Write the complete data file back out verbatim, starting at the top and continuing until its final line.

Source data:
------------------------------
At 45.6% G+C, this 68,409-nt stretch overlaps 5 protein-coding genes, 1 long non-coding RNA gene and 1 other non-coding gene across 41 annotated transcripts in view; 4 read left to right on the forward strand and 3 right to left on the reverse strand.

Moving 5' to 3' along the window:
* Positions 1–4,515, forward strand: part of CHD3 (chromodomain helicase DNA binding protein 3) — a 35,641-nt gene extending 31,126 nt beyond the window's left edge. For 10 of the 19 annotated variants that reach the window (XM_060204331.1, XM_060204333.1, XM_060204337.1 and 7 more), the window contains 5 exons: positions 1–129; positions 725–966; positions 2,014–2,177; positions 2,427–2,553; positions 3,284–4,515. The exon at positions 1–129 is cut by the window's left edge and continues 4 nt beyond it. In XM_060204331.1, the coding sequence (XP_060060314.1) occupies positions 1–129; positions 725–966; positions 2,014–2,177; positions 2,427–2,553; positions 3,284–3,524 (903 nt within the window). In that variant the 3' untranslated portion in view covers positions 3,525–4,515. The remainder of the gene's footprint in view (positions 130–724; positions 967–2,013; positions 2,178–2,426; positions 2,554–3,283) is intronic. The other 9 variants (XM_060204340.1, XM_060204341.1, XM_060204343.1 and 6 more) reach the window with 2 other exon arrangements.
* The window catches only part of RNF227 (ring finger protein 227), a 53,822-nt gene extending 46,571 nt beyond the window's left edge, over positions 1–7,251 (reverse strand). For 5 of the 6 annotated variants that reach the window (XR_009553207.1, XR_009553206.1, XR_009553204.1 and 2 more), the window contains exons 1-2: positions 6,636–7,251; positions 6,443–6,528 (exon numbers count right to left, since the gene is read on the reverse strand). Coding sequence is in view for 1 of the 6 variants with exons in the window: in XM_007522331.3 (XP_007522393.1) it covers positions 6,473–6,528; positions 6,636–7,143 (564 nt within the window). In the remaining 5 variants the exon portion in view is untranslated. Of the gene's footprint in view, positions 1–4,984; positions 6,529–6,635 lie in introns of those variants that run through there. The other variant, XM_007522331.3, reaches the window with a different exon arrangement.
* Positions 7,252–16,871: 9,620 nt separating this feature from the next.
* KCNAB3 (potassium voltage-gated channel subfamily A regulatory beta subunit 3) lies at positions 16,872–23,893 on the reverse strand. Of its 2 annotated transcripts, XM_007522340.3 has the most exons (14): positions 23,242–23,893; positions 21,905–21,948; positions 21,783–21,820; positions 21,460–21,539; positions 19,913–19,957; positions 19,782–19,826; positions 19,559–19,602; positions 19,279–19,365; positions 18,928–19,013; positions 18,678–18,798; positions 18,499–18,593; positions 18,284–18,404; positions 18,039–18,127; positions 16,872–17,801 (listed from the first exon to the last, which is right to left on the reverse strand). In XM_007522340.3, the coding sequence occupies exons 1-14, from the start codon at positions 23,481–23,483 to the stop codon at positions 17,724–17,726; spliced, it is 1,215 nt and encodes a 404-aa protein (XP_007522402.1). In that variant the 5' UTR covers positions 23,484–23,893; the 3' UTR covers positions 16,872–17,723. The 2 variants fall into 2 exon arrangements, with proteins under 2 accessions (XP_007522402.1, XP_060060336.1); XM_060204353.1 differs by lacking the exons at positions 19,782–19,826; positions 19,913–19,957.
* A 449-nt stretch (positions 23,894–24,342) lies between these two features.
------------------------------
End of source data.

At 45.6% G+C, this 68,409-nt stretch overlaps 5 protein-coding genes, 1 long non-coding RNA gene and 1 other non-coding gene across 41 annotated transcripts in view; 4 read left to right on the forward strand and 3 right to left on the reverse strand.

Moving 5' to 3' along the window:
* Positions 1–4,515, forward strand: part of CHD3 (chromodomain helicase DNA binding protein 3) — a 35,641-nt gene extending 31,126 nt beyond the window's left edge. For 10 of the 19 annotated variants that reach the window (XM_060204331.1, XM_060204333.1, XM_060204337.1 and 7 more), the window contains 5 exons: positions 1–129; positions 725–966; positions 2,014–2,177; positions 2,427–2,553; positions 3,284–4,515. The exon at positions 1–129 is cut by the window's left edge and continues 4 nt beyond it. In XM_060204331.1, the coding sequence (XP_060060314.1) occupies positions 1–129; positions 725–966; positions 2,014–2,177; positions 2,427–2,553; positions 3,284–3,524 (903 nt within the window). In that variant the 3' untranslated portion in view covers positions 3,525–4,515. The remainder of the gene's footprint in view (positions 130–724; positions 967–2,013; positions 2,178–2,426; positions 2,554–3,283) is intronic. The other 9 variants (XM_060204340.1, XM_060204341.1, XM_060204343.1 and 6 more) reach the window with 2 other exon arrangements.
* The window catches only part of RNF227 (ring finger protein 227), a 53,822-nt gene extending 46,571 nt beyond the window's left edge, over positions 1–7,251 (reverse strand). For 5 of the 6 annotated variants that reach the window (XR_009553207.1, XR_009553206.1, XR_009553204.1 and 2 more), the window contains exons 1-2: positions 6,636–7,251; positions 6,443–6,528 (exon numbers count right to left, since the gene is read on the reverse strand). Coding sequence is in view for 1 of the 6 variants with exons in the window: in XM_007522331.3 (XP_007522393.1) it covers positions 6,473–6,528; positions 6,636–7,143 (564 nt within the window). In the remaining 5 variants the exon portion in view is untranslated. Of the gene's footprint in view, positions 1–4,984; positions 6,529–6,635 lie in introns of those variants that run through there. The other variant, XM_007522331.3, reaches the window with a different exon arrangement.
* Positions 7,252–16,871: 9,620 nt separating this feature from the next.
* KCNAB3 (potassium voltage-gated channel subfamily A regulatory beta subunit 3) lies at positions 16,872–23,893 on the reverse strand. Of its 2 annotated transcripts, XM_007522340.3 has the most exons (14): positions 23,242–23,893; positions 21,905–21,948; positions 21,783–21,820; positions 21,460–21,539; positions 19,913–19,957; positions 19,782–19,826; positions 19,559–19,602; positions 19,279–19,365; positions 18,928–19,013; positions 18,678–18,798; positions 18,499–18,593; positions 18,284–18,404; positions 18,039–18,127; positions 16,872–17,801 (listed from the first exon to the last, which is right to left on the reverse strand). In XM_007522340.3, the coding sequence occupies exons 1-14, from the start codon at positions 23,481–23,483 to the stop codon at positions 17,724–17,726; spliced, it is 1,215 nt and encodes a 404-aa protein (XP_007522402.1). In that variant the 5' UTR covers positions 23,484–23,893; the 3' UTR covers positions 16,872–17,723. The 2 variants fall into 2 exon arrangements, with proteins under 2 accessions (XP_007522402.1, XP_060060336.1); XM_060204353.1 differs by lacking the exons at positions 19,782–19,826; positions 19,913–19,957.
* A 449-nt stretch (positions 23,894–24,342) lies between these two features.